Was "Lord of the Flies" intentionally written as an allegory?  What about other allegorical stories?

Expert Answers
renkins44 eNotes educator| Certified Educator

An allegory is also a representation of an idea through the use of, in this case, characters and setting. Allegory and methaphor both aim to transform an unfamiliar, abstract idea into something familiar. Golding wants the reader to contemplate if humans are inherently evil. In other words, are human beings born with evil tendencies that are kept in check only by law and religion? Just like when Animal Farm uses farm animals to represent different political leaders and their motives, Golding uses a group of initially civilized boys on an island without any societal structure. Moreover, within the whole group of boys, Golding represents a number of societal sects and prominent figures that can be found in most societies. For example, Simon represents a religious figure based on his beleifs and standing in the group. Because Simon, along with all of the other characters or groups of characters, actually represents something other than himself, the book can be considered an allegory.

ms-mcgregor eNotes educator| Certified Educator

An allegory is a story with some kind of moral message. The novel was written soon after the end of World War II when many were still seeking an answers for the atrocities committed by the Nazis. Golding wanted to promote the message that there is an evil inside of mankind that must be controlled by a strong government and laws. The Nazis had come to power because of the very weak government that proceeded it. In "Lord of the Flies", Ralph is not a strong leader and therefore Jack is able to overthrow his rule. Thus, Golding intentionally wrote an allegory because this type of story was best suited to his theme. Other allegories are also written for the same reasons. From "Pilgrim's Progress to "Animal Farm", others who have a message they want to give, use this form of literature because it lends itself to a moral meaning.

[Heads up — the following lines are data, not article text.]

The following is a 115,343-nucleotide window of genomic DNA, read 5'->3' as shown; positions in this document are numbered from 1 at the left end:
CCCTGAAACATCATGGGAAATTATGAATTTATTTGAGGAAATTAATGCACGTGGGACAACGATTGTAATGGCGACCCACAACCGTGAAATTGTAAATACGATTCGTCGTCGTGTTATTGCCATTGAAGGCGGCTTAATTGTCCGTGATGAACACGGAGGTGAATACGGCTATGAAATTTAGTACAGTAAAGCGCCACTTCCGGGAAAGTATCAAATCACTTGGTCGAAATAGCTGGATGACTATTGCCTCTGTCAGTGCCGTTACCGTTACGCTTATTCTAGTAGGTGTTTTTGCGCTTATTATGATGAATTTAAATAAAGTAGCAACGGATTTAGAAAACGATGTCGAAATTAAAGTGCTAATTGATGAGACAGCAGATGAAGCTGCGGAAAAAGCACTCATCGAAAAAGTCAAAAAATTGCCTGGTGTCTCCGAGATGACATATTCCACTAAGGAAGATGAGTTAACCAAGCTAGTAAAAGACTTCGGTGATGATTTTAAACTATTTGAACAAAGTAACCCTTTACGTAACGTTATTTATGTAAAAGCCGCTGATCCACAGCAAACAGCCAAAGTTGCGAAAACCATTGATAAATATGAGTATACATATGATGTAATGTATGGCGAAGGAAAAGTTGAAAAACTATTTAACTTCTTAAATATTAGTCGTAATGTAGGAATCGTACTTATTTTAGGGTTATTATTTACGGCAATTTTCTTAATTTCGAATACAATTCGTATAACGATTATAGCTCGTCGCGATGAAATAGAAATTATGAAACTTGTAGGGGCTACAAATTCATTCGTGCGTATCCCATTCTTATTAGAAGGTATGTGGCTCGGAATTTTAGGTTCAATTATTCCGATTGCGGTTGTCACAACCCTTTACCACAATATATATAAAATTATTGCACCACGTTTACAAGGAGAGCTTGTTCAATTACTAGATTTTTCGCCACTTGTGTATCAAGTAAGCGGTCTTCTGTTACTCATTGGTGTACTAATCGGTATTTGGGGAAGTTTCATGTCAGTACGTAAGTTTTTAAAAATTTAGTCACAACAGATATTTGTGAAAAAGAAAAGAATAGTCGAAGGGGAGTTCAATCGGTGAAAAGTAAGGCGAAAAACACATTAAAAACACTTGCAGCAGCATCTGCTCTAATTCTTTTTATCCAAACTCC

donnach | Student

Thanks for the answers.  I know that Pilgrim's Progress, for instance, was an intentional allegory.  I also know that J.R. Tolkien balked at the attempts made to categorize his work as allegorical.  Golding's work seems to fall somewhere between the two in terms of obvious allegorical intention.

To me Golding seems pushing less of a moral lesson and more of an idea, as one of the people responded has stated.  I can't see how a moral lesson can be made about the rules breaking down when there is no societal structure or a weak government.  There's no way for people to behave NOT to have those things happen.  No amount of "better behavior"--altruism, hard work, honesty, etc. will prevent a plane from crashing or a weak government from being overthrown.  To me it seems like Golding is trying to get people to weigh and consider certain ideas, and possibly extrapolate those ideas to the world around them at that particular time in history.


Sorry if these seem like strange and rudimentary questions for a English teacher-to-be to be asking, but I cannot remember reading Lord of the Flies the first time around, and it's what is being read in a class I'm observing as well as several classes that I've been a substitute teacher in.  I want to have it down, and sooner than later at that.      

Read the study guide:
Lord of the Flies

Access hundreds of thousands of answers with a free trial.

Start Free Trial
Ask a Question